Investors dumped stock in BlueScope Steel Ltd. Monday on concern that a deluge of cheap imported metal was about to swamp Australia's only remaining publicly traded steelmaker.
The shares fell the most in six years, dropping as much as 23 percent after Chief Executive Officer Paul O'Malley said BlueScope's domestic unit, which accounts for about half of Ebit, was being hit by a "flood of very cheap product." The country needed to tighten up its anti-dumping regime, he told a media call following first-half results.
BlueScope's victim act is certainly compelling -- but for steelmakers struggling with a brutally competitive market elsewhere in the world, it may feel hard to swallow.
After all, the company's 10 percent Ebit margin in the year through June is the highest among steelmakers in developed markets, after Japan's Maruichi Steel Tube Ltd. and Mexico's Ternium SA. The median among 58 firms with sales of greater than $1 billion was just 3 percent.
That performance isn't surprising, given the hold BlueScope has on its home market. Since sole domestic rival Arrium Ltd. entered administration last November, it's had an almost unprecedented grip. O'Malley's import flood may be on the horizon but has failed to show up yet: The value of the country's iron and steel imports in the 12 months through June was the lowest for the comparable period since 2004.
A better explanation for investors' fright is probably skepticism about the performance of BlueScope as a whole. Life certainly isn't easy for an Australian steelmaker: For starters, the country's success in exporting the raw materials of iron ore and coking coal simultaneously drives up costs for domestic producers. BlueScope's Port Kembla works has been operating since 1928, so despite years of restructuring it's ill-placed to compete with newer facilities elsewhere in the region.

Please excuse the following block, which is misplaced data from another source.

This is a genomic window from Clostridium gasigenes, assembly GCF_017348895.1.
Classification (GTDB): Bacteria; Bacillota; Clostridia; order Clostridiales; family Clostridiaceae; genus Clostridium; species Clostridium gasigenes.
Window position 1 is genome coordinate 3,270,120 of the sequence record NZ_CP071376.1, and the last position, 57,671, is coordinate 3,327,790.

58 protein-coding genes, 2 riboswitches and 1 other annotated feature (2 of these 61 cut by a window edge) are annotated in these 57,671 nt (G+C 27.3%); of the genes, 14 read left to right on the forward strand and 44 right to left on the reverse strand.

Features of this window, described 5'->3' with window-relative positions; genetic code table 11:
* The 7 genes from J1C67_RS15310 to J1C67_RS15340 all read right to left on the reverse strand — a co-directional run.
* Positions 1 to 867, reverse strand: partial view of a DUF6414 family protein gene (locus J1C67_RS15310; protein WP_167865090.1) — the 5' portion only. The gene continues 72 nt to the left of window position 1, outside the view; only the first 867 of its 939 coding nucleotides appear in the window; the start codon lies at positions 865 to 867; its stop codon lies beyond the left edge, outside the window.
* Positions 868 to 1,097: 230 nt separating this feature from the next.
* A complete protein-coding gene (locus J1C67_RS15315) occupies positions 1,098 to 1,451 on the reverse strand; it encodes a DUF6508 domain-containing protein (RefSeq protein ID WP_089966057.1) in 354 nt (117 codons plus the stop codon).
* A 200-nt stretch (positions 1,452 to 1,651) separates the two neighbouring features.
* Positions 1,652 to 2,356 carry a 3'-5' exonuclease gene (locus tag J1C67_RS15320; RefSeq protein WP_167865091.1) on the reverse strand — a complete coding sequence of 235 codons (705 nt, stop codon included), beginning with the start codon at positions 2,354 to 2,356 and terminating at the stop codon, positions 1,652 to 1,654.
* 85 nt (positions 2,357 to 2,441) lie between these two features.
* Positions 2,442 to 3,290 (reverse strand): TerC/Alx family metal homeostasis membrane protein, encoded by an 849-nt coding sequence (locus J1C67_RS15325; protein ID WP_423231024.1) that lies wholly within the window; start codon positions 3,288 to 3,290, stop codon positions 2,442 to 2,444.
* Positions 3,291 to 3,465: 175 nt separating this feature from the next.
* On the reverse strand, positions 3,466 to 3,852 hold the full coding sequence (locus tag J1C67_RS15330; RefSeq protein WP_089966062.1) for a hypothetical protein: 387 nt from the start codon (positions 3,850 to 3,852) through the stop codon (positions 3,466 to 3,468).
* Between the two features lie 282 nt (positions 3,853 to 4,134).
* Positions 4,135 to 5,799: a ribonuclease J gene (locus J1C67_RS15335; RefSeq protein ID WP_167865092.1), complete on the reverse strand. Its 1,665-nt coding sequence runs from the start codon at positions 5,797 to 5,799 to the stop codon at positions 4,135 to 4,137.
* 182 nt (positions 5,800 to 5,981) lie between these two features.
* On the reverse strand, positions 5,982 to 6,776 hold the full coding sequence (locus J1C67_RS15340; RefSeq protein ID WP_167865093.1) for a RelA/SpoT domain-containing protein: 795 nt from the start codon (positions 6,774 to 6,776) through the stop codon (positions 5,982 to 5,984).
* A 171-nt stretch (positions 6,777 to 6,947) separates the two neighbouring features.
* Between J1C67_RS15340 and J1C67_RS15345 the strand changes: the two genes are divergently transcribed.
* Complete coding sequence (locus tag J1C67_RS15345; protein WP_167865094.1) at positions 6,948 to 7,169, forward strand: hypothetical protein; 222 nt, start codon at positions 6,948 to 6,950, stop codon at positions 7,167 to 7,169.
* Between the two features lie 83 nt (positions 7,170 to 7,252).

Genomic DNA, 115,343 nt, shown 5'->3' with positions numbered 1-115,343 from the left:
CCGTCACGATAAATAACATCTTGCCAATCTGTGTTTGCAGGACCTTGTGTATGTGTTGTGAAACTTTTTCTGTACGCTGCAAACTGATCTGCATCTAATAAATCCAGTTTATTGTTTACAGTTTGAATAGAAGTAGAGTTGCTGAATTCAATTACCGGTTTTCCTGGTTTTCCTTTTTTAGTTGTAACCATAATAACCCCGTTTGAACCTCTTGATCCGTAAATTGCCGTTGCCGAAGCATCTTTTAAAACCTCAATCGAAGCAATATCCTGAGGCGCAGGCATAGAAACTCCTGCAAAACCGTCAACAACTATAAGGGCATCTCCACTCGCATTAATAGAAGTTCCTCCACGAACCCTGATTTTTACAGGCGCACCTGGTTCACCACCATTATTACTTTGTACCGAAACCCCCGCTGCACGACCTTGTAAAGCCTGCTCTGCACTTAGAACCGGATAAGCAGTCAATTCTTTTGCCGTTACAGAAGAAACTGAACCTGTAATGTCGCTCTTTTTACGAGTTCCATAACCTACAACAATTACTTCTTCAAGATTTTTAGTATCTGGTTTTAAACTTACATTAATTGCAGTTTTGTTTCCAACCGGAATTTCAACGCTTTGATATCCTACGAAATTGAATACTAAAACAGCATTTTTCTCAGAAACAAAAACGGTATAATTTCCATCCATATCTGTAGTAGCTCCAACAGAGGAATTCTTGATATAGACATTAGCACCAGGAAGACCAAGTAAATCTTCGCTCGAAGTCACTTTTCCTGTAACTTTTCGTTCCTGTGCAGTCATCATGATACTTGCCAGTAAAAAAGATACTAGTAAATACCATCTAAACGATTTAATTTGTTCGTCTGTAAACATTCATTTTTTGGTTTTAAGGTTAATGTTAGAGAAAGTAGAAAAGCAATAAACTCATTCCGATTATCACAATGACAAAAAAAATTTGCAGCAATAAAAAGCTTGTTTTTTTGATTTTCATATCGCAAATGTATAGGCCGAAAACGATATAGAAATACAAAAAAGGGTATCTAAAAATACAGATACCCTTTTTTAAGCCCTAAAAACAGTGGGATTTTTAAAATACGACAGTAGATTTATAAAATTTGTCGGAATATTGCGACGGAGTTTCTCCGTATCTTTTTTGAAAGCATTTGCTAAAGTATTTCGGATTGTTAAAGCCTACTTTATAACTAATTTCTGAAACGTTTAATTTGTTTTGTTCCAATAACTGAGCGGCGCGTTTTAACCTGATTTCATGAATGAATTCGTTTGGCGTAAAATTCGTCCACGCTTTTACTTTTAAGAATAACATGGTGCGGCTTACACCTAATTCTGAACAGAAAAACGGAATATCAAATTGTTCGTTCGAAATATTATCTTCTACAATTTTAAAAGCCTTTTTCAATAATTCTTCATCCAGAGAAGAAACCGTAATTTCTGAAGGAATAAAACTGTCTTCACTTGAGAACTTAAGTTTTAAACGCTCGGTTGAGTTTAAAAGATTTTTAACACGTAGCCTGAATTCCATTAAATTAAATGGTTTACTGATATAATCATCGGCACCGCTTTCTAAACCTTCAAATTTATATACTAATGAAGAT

As a result, the business has lived from hand to mouth for years, getting by on state and federal government support. O'Malley has worked to raise BlueScope's exposure to other markets -- as with the company's 2015 decision to buy Cargill Inc. out of their North American venture -- but at best, it's been enough to only stanch the losses from Port Kembla.
The picture isn't getting any better. Australia's carmaking industry, a major source of demand, will close its last plants later this year. The purchase of Arrium's main assets last month by the Gupta family -- who are also hoping to revive most of Tata Steel Ltd.'s U.K. business -- raises the dread prospect of real competition again.
The woes of BlueScope's main rival and improved profitability in steel markets as a whole have given it a brief, surprising moment in the sun. At A$11.02 ($8.73) each, the shares are well down from the seven-year high they reached last month, but remain above the A$7.40 at which they stood before Donald Trump's election as U.S. president raised the prospects of a more protectionist steel market globally.
The delays to a planned U.S. report that could lead to new steel tariffs and the departure last week of Trump's self-proclaimed economic nationalist adviser Steve Bannon mean such expectations need to be marked down.
BlueScope's fall looks less like an aberration than a return to reality.
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